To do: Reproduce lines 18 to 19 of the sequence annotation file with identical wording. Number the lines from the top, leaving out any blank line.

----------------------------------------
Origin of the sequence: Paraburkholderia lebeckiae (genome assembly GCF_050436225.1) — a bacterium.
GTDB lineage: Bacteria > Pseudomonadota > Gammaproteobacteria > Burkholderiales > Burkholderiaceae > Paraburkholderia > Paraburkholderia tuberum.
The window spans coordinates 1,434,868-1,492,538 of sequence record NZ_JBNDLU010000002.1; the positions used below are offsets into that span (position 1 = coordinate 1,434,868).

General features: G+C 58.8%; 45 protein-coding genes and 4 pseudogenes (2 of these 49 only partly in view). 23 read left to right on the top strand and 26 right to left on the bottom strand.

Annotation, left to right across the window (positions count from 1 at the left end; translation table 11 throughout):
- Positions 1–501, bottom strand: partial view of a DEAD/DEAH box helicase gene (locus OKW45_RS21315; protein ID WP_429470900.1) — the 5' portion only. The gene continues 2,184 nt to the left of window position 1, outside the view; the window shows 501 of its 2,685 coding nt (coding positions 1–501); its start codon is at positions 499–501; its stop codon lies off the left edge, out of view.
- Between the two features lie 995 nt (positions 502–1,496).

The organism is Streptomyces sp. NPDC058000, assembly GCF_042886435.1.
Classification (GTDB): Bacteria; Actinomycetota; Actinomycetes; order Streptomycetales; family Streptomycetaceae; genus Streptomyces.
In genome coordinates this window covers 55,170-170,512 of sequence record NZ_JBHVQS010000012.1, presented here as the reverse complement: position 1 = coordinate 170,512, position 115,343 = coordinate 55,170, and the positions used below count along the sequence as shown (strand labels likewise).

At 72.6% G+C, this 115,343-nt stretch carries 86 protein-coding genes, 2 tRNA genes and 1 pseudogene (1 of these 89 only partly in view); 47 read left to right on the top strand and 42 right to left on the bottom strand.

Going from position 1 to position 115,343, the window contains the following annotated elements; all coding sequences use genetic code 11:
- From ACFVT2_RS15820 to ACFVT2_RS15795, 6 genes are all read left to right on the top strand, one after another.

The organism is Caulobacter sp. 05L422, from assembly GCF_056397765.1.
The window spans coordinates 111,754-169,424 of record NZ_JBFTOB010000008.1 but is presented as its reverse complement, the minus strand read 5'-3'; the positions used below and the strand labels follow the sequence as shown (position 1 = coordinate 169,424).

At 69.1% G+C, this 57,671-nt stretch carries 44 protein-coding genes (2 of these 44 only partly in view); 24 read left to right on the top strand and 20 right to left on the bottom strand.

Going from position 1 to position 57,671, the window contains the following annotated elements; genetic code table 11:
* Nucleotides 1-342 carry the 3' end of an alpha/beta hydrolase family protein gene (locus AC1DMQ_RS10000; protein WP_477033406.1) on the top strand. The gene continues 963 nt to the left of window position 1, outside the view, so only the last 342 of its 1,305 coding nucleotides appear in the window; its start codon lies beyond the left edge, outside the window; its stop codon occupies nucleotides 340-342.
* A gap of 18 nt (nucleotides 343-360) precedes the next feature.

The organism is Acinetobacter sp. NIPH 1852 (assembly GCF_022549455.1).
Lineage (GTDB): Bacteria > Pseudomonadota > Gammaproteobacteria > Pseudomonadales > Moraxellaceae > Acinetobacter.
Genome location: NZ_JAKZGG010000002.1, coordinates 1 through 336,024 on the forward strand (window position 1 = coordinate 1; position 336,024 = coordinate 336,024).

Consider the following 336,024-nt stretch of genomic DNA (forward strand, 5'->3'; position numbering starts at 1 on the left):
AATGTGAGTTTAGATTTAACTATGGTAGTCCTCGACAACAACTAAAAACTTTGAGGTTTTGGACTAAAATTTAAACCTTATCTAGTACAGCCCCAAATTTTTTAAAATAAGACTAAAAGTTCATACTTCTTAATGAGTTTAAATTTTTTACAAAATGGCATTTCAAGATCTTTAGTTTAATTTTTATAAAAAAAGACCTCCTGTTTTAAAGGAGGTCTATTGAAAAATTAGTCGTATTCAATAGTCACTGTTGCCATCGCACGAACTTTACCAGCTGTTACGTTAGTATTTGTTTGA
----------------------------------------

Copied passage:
* Nucleotides 1-342 carry the 3' end of an alpha/beta hydrolase family protein gene (locus AC1DMQ_RS10000; protein WP_477033406.1) on the top strand. The gene continues 963 nt to the left of window position 1, outside the view, so only the last 342 of its 1,305 coding nucleotides appear in the window; its start codon lies beyond the left edge, outside the window; its stop codon occupies nucleotides 340-342.
* A gap of 18 nt (nucleotides 343-360) precedes the next feature.